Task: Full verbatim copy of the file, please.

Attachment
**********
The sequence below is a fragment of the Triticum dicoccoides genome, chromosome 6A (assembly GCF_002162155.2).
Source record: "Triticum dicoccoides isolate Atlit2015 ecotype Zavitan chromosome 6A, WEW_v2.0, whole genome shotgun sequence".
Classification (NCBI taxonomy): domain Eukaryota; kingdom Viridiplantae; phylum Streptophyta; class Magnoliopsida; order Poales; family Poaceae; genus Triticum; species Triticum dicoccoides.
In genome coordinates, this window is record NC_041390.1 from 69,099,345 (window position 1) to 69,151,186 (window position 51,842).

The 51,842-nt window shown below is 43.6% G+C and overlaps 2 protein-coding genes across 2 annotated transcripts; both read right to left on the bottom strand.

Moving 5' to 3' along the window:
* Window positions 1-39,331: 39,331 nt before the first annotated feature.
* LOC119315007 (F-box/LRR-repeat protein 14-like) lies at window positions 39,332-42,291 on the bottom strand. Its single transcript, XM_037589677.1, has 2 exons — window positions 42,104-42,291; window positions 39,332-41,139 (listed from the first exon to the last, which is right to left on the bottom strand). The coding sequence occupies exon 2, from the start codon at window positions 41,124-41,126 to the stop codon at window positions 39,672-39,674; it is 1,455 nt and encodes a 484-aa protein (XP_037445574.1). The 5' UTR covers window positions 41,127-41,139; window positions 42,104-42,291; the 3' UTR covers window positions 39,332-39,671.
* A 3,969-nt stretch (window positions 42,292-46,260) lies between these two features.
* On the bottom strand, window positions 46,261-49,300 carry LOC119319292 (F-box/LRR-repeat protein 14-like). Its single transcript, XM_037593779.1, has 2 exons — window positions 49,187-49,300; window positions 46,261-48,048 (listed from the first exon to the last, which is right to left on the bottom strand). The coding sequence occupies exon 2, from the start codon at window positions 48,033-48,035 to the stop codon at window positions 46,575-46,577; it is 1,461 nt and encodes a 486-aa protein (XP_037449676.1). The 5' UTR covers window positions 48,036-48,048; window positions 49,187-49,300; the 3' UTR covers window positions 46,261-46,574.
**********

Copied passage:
The sequence below is a fragment of the Triticum dicoccoides genome, chromosome 6A (assembly GCF_002162155.2).
Source record: "Triticum dicoccoides isolate Atlit2015 ecotype Zavitan chromosome 6A, WEW_v2.0, whole genome shotgun sequence".
Classification (NCBI taxonomy): domain Eukaryota; kingdom Viridiplantae; phylum Streptophyta; class Magnoliopsida; order Poales; family Poaceae; genus Triticum; species Triticum dicoccoides.
In genome coordinates, this window is record NC_041390.1 from 69,099,345 (window position 1) to 69,151,186 (window position 51,842).

The 51,842-nt window shown below is 43.6% G+C and overlaps 2 protein-coding genes across 2 annotated transcripts; both read right to left on the bottom strand.

Moving 5' to 3' along the window:
* Window positions 1-39,331: 39,331 nt before the first annotated feature.
* LOC119315007 (F-box/LRR-repeat protein 14-like) lies at window positions 39,332-42,291 on the bottom strand. Its single transcript, XM_037589677.1, has 2 exons — window positions 42,104-42,291; window positions 39,332-41,139 (listed from the first exon to the last, which is right to left on the bottom strand). The coding sequence occupies exon 2, from the start codon at window positions 41,124-41,126 to the stop codon at window positions 39,672-39,674; it is 1,455 nt and encodes a 484-aa protein (XP_037445574.1). The 5' UTR covers window positions 41,127-41,139; window positions 42,104-42,291; the 3' UTR covers window positions 39,332-39,671.
* A 3,969-nt stretch (window positions 42,292-46,260) lies between these two features.
* On the bottom strand, window positions 46,261-49,300 carry LOC119319292 (F-box/LRR-repeat protein 14-like). Its single transcript, XM_037593779.1, has 2 exons — window positions 49,187-49,300; window positions 46,261-48,048 (listed from the first exon to the last, which is right to left on the bottom strand). The coding sequence occupies exon 2, from the start codon at window positions 48,033-48,035 to the stop codon at window positions 46,575-46,577; it is 1,461 nt and encodes a 486-aa protein (XP_037449676.1). The 5' UTR covers window positions 48,036-48,048; window positions 49,187-49,300; the 3' UTR covers window positions 46,261-46,574.